Revising An Old Manuscript

 

Revisiting an Old Manuscript

By Janice Seagraves

Hi, this is Janice Seagraves. I’ve the author of nine books and six short stories.

I wrote lots of stories before I was ever published. A lot of those book-length manuscripts were what I learned on. When you first start out you have to write and write and write so you can learn. And I was no different.

Twin Heart is an early book-length manuscript that I had learned on but had never forgotten. The characters in it feel like old dear friends.

Feeling nostalgic one day, I pulled Twin Heart’s file out and started revising it. I’ve learned a lot over the ten years since I wrote the manuscript and though I should be able to fix it, no problem.

It was a mess!

Missing punctuations, run-on sentences, and drifting POVs. Just to name a few.

I have a lot of work to do if I’m ever going to get my dear old friend up to snuff.

The first two chapters weren’t so bad, but the further along I dug the worse it got. Some chapters read like filler and didn’t further the plot or add anything to the storyline. And there are thirty-two chapters in my manuscript.

Thirty-two.

And over 115,000 words. My manuscript can certainly use some trimming.

Things I’m looking out for as I revise my manuscript:

  • Fix common mistakes: errors in punctuation, repeated words, drifting POVs.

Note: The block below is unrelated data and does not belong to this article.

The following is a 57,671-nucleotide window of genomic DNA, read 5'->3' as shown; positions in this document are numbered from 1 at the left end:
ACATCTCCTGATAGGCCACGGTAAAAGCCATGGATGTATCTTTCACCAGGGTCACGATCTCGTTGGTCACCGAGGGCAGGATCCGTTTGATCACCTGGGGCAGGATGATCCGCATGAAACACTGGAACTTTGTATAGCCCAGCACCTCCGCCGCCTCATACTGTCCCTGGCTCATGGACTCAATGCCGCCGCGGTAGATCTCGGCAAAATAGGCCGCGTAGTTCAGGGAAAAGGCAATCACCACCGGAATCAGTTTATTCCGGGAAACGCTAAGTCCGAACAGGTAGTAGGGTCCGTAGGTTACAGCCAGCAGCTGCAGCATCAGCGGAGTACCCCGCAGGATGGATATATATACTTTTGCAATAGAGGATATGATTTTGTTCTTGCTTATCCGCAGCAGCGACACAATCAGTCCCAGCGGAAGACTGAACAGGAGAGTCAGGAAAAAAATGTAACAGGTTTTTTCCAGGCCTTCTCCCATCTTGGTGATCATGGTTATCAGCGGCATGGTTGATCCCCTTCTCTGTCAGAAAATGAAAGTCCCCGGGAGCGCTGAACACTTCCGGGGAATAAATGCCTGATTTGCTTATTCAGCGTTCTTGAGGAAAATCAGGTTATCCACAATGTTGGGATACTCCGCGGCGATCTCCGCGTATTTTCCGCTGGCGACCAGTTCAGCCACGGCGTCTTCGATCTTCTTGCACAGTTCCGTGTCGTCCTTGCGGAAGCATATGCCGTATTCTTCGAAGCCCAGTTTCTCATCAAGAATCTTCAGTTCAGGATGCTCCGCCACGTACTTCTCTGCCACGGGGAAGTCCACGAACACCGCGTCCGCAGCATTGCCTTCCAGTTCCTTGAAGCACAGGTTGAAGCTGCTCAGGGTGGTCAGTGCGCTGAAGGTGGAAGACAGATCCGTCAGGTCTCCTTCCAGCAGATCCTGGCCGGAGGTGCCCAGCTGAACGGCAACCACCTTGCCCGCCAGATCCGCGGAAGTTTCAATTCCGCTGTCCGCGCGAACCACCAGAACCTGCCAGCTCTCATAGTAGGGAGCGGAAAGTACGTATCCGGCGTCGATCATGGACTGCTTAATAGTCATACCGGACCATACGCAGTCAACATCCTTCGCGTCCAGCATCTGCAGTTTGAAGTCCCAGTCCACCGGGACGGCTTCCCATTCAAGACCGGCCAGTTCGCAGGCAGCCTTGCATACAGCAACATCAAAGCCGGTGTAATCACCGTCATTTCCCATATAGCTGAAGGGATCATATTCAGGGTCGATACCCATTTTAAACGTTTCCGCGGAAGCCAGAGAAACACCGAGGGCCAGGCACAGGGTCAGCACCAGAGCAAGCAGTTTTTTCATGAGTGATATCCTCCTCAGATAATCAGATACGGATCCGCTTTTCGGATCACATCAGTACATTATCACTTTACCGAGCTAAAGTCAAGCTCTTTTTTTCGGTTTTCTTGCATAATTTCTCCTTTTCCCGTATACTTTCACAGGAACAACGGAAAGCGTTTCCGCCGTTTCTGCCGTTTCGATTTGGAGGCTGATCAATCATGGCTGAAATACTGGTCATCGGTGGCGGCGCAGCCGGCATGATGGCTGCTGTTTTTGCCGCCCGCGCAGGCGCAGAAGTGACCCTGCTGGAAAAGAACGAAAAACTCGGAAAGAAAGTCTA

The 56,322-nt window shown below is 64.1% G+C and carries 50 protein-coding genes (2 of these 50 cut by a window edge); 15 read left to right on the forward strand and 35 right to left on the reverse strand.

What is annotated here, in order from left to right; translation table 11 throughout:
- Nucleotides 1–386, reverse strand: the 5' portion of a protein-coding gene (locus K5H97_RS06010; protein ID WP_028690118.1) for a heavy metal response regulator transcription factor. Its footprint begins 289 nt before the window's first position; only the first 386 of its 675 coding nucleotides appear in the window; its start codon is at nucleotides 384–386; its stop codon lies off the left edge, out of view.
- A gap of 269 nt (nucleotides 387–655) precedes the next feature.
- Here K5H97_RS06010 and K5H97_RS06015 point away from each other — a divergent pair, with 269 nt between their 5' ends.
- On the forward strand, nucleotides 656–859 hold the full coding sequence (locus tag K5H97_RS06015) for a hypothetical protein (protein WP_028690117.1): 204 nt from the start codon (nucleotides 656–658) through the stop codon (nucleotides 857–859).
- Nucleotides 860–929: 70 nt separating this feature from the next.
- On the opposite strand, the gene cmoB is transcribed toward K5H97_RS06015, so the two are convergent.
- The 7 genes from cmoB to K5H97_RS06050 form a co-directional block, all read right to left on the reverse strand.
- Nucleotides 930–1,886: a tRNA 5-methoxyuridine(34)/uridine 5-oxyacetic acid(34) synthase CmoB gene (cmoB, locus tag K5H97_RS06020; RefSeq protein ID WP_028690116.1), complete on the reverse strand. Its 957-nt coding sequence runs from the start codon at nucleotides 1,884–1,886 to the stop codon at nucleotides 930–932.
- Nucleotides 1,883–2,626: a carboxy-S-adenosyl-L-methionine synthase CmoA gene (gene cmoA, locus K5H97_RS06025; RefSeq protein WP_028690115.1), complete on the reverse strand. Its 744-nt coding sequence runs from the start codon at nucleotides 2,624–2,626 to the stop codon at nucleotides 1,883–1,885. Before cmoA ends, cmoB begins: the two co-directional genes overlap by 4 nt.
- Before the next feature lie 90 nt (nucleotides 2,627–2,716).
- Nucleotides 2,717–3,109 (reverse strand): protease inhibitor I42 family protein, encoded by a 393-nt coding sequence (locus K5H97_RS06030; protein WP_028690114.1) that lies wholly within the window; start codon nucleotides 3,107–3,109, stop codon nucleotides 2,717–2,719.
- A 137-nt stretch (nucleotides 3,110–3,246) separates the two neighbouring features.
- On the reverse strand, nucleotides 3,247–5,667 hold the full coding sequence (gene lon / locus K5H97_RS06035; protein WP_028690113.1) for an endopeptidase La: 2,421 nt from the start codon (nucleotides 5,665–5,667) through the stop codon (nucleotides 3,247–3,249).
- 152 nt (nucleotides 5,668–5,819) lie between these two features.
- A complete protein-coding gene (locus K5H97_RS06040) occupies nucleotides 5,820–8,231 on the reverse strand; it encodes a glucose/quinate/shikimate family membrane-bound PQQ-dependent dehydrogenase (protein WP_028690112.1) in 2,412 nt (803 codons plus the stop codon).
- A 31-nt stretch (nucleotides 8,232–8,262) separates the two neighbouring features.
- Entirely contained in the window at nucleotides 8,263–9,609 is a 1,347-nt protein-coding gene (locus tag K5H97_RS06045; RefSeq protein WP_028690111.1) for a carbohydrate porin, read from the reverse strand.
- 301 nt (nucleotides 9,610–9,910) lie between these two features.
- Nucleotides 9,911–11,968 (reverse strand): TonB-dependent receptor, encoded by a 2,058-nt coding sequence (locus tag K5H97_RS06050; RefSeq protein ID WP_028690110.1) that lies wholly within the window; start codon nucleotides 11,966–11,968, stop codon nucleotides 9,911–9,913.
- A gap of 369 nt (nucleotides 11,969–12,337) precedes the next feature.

• Do the sentences make sense?
  • Are too many sentences started with a -ing word?
  • Do the sentences use it as a subject of the sentence instead of a noun?
  • Are words spelled right or an I using a wrong word choice?
  • Break down run-on sentences into smaller sentences.
  • Delete unnecessary words.
  • Kill my darlings.
  • Read the manuscript out loud.

Once I get the problems taken care of, I’ll have to write out the manuscript chapter by chapter as if I was writing a synopsis so I can figure out what can stay and what can go.

The delete button has already become my friend.

Now, why did I start this project again?

Oh, yeah, dear old friends that are the characters in the manuscript.

*sigh*

At least the bones of the story are good. I just have to delete, rewrite, and make stronger a bunch of the bad sentences to make the good shine through.

Have you ever dragged out an old manuscript with designs on fixing it?

What happened?

 

Mini Lesson: Self-editing

Mini Lesson: Self-editing

By Janice Seagraves

I went through three edits last year, and every editor told me the same thing, don’t repeat yourself. 

So I’m passing this on to you. 

Make a list of your pet words. Look through your MS for words you use too often. They can be a word or how you describe something: he/she frowned, jerked up or jerked away, turned around, turned to look, looked over shoulder, and squeezed arm/hand. 

Don’t eliminate these words, but check to see if you’ve used them too often, and if you have, then substitute another word or phrase.

Also use more descriptive words. Simply left clicking on the mouse will bring up a list, find synonyms and then locate a word that suits the situation you’re describing. You can also use a thesaurus, or what I use, a Flip Dictionary.